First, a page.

The next console generation is less than 18 months away, and Microsoft is starting to share a little more information about what it’s prioritizing for the next generation of Xbox consoles. Playability, load times, and backward compatibility for controllers and software are all top priorities for Redmond with the launch of Xbox Next.
“I think the area that we really want to focus on next-generation is frame rate and playability of the games,” Spencer told Gamespot:
Ensuring that the games load incredibly fast, ensuring that the game is running at the highest frame rate possible. We’re also the Windows company, so we see the work that goes on [for] PC and the work that developers are doing. People love 60 frames-per-second games, so getting games to run at 4K 60 [fps] I think will be a real design goal for us.
The thing that’s interesting is, this generation, we’ve really focused on 4K visuals and how we bring both movies through 4K Blu-ray and video streaming, and with Xbox One X allowing games to run at 4K visuals will make really strong visual enhancements next generation. But playability is probably the bigger focus for us this generation. How fast do [games] load? Do I feel like I can get into the game as fast as possible and while it’s playing? How does it feel? Does this game both look and feel like no other game that I’ve seen? That’s our target.”
This is more or less what ET predicted earlier this year. 60fps is a much more realistic target for the Xbox Next than the 240fps rumor that was going around. Despite various vague statements that the Xbox Next will support 8K, Spencer sensibly makes no mention of it as a gaming resolution target. There’s no chance a 2020 console will have a GPU powerful enough to support this resolution and we’re glad to see the company pivoting towards an emphasis on other aspects of gaming.
According to Microsoft, backward compatibility is a key pillar for Xbox moving forward. Xbox One, Xbox 360, and OG Xbox games will all continue to be supported on Xbox Next, Spencer told Gamespot. The company has promised that this backwards compatibility pledge extends to controllers as well, saying, “So really, the things that you’ve bought from us, whether the games or the controllers that you’re using, we want to make sure those are future compatible with the highest fidelity version of our console, which at that time will obviously be the one we’ve just launched.”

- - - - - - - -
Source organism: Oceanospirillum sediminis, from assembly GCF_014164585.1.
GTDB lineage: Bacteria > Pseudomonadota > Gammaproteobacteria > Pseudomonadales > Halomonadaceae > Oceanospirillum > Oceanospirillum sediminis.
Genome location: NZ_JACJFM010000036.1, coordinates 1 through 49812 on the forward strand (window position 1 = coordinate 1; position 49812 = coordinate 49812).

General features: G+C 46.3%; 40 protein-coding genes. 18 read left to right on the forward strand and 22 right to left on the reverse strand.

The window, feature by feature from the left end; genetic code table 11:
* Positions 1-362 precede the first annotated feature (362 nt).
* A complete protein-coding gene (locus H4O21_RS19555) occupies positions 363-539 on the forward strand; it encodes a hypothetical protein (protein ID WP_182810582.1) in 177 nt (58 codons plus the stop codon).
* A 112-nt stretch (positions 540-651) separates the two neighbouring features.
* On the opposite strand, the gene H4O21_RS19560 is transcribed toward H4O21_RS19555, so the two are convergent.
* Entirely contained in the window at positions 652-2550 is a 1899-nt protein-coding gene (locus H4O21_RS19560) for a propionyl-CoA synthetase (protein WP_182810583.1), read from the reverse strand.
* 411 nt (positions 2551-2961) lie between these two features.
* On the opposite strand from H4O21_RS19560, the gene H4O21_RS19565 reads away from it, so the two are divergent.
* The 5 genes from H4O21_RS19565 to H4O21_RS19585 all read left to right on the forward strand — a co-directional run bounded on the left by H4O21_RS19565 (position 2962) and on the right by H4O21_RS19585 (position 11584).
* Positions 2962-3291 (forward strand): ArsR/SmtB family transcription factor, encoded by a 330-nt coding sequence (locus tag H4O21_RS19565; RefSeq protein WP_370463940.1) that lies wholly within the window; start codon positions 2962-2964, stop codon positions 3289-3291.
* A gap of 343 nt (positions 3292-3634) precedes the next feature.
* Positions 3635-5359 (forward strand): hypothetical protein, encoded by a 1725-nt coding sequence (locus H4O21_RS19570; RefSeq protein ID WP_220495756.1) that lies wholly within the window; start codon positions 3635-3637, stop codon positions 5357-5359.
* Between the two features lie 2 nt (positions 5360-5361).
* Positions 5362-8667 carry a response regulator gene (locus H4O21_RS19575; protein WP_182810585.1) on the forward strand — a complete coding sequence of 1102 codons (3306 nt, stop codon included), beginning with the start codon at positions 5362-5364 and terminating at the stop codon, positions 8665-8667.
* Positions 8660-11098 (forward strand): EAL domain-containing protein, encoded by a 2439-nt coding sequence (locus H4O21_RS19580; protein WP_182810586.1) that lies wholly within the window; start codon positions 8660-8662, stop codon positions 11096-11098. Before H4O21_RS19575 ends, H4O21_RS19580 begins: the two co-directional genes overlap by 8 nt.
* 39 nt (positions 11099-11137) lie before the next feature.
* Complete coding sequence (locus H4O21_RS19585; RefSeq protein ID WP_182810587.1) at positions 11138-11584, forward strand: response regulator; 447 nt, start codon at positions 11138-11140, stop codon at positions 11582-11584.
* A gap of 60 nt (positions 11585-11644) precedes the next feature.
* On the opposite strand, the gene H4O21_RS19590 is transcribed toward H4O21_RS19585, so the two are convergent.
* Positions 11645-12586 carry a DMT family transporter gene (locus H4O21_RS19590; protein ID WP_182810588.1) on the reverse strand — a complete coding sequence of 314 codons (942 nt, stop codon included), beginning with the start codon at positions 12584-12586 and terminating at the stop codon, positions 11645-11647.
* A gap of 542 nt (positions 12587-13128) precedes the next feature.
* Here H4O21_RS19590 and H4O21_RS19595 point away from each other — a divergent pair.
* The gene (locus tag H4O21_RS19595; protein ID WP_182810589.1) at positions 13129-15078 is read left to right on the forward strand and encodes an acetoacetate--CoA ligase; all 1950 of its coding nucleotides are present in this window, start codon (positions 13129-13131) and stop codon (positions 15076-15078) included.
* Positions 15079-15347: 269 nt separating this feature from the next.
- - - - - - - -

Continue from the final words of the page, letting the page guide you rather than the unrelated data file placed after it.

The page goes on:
Will Microsoft Actually Push a 60fps Target?
Historically, there have been a handful of games that specifically targeted 60fps for console play, but it’s been an uncommon frame rate target. The Xbox One X and PS4 Pro expanded the list of titles that offered this frame rate by encouraging developers to release updates for new and existing games that would add new resolution options or the ability to play at higher frame rates than the base title supported. Actually moving the game industry (back) towards a 60 fps target, however, would be a feat.
There’s some reason to think both console manufacturers could pull it off. The Xbox Next and PlayStation 5 will both target performance levels above the existing Xbox One and PS4 Pro. The use of Ryzen and an RDNA-derived GPU for both platforms guarantees that the consoles will pack more performance, but the level of perceived visual quality improvement one console generation offers over the next has been shrinking every cycle. Instead of simply chasing improved levels of detail, Spencer wants developers to target smoothness and load times — two other objective areas where it’s possible to deliver major generational gains, particularly with SSDs being adopted for the first time.
One major question is how the 1080p/4K split will be addressed. Spencer refers to a 4K/60fps target, but 1080p still accounts for a large percentage of TVs sold and the install base for the older standard is enormous. The simplest way for Microsoft to handle a 1080p output limit is to render internally at 4K and then output at 1080p. This effectively applies supersampled AA to the entire image and would deliver a substantial improvement in image quality over standard 1080p. With the PS4 Pro and Xbox One X, both Microsoft and Sony gave developers a variety of ways they could use the additional power of the newer consoles to punch up the base experience, and we expect a similar approach here. One of the advantages of having a powerful GPU paired with a lower-resolution display is that you can crank up secondary features like AA without worrying about the performance impact, and we’re hoping Microsoft brings some of that flexibility to its Xbox Next design.
The PC gamer in me can’t help noting that the already barely-there line between consoles and PCs will be even thinner next cycle. Consoles have provided backward compatibility before, but it’s often come up with qualifiers related to your hardware version and been limited to one previous platform. Microsoft isn’t just going to support Xbox One games on Xbox Next, it’ll continue supporting Xbox 360 and OG Xbox, as well as Xbox One peripherals. That’s exactly the kind of backward compatibility support we would expect when upgrading from PC build to the next and it’s nice to see consoles catching up after a few decades.
The flip side, of course, is that the console-versus-PC debate gets goofier every generation. At this point, you might as well just ask “controller or keyboard?” (keyboard, natch). Functionally, at the hardware level, we’re all gaming on PCs.